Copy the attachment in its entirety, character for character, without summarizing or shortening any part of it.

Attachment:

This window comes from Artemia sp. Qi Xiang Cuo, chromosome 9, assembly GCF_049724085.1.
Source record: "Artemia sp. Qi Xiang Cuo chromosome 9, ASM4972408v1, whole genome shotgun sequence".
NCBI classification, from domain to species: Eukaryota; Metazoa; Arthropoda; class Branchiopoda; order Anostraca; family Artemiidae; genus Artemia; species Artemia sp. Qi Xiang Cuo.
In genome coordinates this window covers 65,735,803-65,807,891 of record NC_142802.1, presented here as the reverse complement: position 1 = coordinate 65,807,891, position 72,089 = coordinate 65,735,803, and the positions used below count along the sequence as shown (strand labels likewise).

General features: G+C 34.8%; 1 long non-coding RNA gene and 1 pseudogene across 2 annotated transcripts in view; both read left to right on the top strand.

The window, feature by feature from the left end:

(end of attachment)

This window comes from Artemia sp. Qi Xiang Cuo, chromosome 9, assembly GCF_049724085.1.
Source record: "Artemia sp. Qi Xiang Cuo chromosome 9, ASM4972408v1, whole genome shotgun sequence".
NCBI classification, from domain to species: Eukaryota; Metazoa; Arthropoda; class Branchiopoda; order Anostraca; family Artemiidae; genus Artemia; species Artemia sp. Qi Xiang Cuo.
In genome coordinates this window covers 65,735,803-65,807,891 of record NC_142802.1, presented here as the reverse complement: position 1 = coordinate 65,807,891, position 72,089 = coordinate 65,735,803, and the positions used below count along the sequence as shown (strand labels likewise).

General features: G+C 34.8%; 1 long non-coding RNA gene and 1 pseudogene across 2 annotated transcripts in view; both read left to right on the top strand.

The window, feature by feature from the left end: